Wednesday, September 3, 2008
I mean BLOOMS!
You can feel it in the air. The nights are a little cooler and the days are getting a bit shorter. The little-bit of landscaping that we have is in the final stages of Summer blooming - someday, when the long, long, long laundry list of remodeling to the house is complete, we will get to start on REAL landscaping. With a profusion of all-season blooms.
True, we have a year-round evergreen backdrop with to-die-for mountainous, valley and river views in three directions, but the previous owner didn't spend a whole lot of time properly landscaping the property and we haven't done much either. I would call it hap hazard at best. Or maybe just NATURALIZED! Yeah, that's it - naturalized.
I'm not a huge rose bush fan - love the roses, but not the upkeep and the thorns! - but the greenhouse, at one time years ago, was used for miniature rose growing - Country Flowers. Therefore, there were little roses plunked here, there, and everywhere around the house. Planted in the most inconvenient spots. Right where they would stick your pantlegs, your shoelaces, and your hands when trying to weed around in the beds. I've a done some careful "weeding" of many of them, but have kept the huge - and I do mean HUGE! bushes full of little pink roses. They've been pruned a few times over the last 4 years, some even to the point that I thought they'd croak due to my drastic pruning techniques - but NO, they came back with more vim and vigor.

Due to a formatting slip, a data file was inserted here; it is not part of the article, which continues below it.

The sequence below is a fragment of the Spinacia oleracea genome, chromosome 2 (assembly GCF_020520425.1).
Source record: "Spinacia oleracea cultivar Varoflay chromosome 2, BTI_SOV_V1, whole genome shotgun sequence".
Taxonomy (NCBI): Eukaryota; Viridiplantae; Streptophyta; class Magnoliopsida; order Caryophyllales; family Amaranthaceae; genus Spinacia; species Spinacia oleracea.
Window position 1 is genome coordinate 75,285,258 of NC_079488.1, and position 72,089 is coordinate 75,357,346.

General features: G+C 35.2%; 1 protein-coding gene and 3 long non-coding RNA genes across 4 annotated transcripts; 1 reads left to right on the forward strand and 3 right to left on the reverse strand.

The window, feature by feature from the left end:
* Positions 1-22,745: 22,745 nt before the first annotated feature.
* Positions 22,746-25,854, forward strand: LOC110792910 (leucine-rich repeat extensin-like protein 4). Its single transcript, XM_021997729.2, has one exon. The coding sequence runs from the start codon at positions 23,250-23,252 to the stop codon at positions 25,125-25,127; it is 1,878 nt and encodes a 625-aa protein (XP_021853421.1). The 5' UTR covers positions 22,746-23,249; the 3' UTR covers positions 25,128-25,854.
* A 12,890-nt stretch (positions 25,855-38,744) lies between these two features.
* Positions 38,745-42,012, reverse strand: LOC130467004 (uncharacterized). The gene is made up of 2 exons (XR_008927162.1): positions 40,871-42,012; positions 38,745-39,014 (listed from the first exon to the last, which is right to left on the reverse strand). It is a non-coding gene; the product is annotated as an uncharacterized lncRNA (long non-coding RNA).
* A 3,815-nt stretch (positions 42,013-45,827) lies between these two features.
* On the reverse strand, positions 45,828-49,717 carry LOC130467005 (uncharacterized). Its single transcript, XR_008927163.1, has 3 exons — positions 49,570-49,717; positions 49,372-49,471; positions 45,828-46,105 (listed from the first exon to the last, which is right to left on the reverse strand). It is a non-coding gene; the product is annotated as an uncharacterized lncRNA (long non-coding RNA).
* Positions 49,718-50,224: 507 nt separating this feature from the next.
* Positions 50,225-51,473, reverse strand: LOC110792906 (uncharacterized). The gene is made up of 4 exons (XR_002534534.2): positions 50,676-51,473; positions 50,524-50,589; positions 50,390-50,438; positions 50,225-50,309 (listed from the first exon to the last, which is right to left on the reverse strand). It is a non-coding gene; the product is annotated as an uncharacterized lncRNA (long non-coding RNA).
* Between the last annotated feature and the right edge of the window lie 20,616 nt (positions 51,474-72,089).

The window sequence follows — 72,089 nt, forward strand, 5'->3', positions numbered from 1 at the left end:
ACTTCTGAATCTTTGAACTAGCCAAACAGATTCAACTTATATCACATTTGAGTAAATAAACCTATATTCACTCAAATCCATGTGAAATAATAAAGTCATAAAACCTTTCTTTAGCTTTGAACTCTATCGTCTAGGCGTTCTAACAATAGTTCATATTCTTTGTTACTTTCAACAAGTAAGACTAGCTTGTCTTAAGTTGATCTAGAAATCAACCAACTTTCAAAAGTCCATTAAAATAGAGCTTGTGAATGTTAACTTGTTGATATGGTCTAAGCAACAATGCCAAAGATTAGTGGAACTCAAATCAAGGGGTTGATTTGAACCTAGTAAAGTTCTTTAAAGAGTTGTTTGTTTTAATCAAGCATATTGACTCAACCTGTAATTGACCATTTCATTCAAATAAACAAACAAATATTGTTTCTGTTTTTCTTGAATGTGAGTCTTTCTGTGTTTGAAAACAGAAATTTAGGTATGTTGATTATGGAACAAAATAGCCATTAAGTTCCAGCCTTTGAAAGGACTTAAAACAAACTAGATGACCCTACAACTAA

So anyways, in addition to the roses and the WILD Wisteria vines planted in what I like to think were originally just temporary locations - we have inherited a few other climbers. One is this beautiful Passion Flower vine. It has the most unique flowers. Such a complicated structure, yet delicate.
Then, there is this Trumpet vine. I pruned it back to a nub last winter. At least the parts I could chop at. It was actually working its way under the T-111 siding on our upper story AND it somehow found its way to grow in a wee crack in the upright 4x4 deck support AND began to split it in two. Beware: Their looks can be deceiving. These little delicate buggers are so powerful. I bet it could split a rock in half!
Then, there is this not-so-little shrub bush that I planted from a 4" pot from Wally World two summers ago. I don't remember what it's called, but man oh man, this year it has attracted so many honey bees and some sort of moths. I'm glad to be doing my part for the bee population. I bet if I had some bee skeps or hives, we'd have honey!
So, I guess what I'm learning, is that although our yard is not "ideally" landscaped and "perfectly" manicured, I AM surrounded by LOTS and LOTS of beautiful blooms that on their own are standing the test of time - even with some neglect. They are patiently waiting for me to give them all the nuturing love they deserve AND maybe even some friends!!!!
Blooming where their planted!!! Literally!!!